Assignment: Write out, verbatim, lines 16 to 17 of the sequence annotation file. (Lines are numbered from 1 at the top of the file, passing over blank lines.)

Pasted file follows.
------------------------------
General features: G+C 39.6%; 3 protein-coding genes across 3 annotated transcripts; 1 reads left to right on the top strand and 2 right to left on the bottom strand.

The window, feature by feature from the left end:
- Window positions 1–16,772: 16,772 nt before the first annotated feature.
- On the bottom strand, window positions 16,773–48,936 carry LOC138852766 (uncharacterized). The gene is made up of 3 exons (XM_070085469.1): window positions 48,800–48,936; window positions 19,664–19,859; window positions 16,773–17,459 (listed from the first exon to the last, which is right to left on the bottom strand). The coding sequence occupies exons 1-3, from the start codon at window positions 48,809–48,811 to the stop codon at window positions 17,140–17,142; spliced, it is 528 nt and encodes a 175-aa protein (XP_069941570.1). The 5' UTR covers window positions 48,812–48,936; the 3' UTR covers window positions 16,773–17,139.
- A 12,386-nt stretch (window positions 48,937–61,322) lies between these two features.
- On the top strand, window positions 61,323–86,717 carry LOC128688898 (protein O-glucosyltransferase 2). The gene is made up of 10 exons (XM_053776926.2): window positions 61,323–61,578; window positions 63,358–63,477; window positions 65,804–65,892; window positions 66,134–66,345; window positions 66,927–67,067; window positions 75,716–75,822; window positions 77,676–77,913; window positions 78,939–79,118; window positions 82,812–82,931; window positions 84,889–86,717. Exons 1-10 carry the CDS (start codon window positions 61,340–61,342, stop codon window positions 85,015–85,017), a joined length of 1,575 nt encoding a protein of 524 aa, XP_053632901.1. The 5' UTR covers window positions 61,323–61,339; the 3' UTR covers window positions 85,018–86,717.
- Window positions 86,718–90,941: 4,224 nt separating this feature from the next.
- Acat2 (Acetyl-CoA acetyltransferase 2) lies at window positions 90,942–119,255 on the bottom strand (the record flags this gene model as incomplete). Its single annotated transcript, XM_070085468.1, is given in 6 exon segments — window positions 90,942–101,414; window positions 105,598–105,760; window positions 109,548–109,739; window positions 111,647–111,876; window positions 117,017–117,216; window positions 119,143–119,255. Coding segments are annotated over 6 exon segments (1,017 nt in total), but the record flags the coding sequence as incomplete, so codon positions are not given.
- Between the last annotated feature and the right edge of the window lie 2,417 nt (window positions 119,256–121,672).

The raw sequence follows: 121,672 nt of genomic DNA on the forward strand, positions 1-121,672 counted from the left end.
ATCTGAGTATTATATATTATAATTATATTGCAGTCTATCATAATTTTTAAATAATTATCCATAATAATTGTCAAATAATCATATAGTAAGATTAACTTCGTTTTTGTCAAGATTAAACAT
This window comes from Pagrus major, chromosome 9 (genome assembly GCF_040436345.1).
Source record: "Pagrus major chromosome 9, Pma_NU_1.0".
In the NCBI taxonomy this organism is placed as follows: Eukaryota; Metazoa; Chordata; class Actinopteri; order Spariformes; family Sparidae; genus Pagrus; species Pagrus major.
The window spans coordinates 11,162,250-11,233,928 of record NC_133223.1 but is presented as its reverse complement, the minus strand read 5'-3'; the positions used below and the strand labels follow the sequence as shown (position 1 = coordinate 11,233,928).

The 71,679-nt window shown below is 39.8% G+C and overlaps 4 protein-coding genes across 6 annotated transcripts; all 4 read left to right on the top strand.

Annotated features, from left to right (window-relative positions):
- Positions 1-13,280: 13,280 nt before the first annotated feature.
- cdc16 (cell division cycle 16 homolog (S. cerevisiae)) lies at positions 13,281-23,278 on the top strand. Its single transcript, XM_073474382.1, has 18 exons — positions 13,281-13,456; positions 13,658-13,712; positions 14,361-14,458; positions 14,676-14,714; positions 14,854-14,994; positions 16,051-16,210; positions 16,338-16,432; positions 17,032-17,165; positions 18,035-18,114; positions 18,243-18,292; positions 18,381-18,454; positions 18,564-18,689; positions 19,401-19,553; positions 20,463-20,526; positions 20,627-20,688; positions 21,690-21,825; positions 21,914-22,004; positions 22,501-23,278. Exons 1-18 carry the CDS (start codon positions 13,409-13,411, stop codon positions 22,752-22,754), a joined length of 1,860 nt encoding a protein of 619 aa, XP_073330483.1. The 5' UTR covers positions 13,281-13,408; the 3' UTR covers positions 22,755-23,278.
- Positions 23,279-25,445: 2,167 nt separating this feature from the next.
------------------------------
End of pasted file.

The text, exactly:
The 71,679-nt window shown below is 39.8% G+C and overlaps 4 protein-coding genes across 6 annotated transcripts; all 4 read left to right on the top strand.

Annotated features, from left to right (window-relative positions):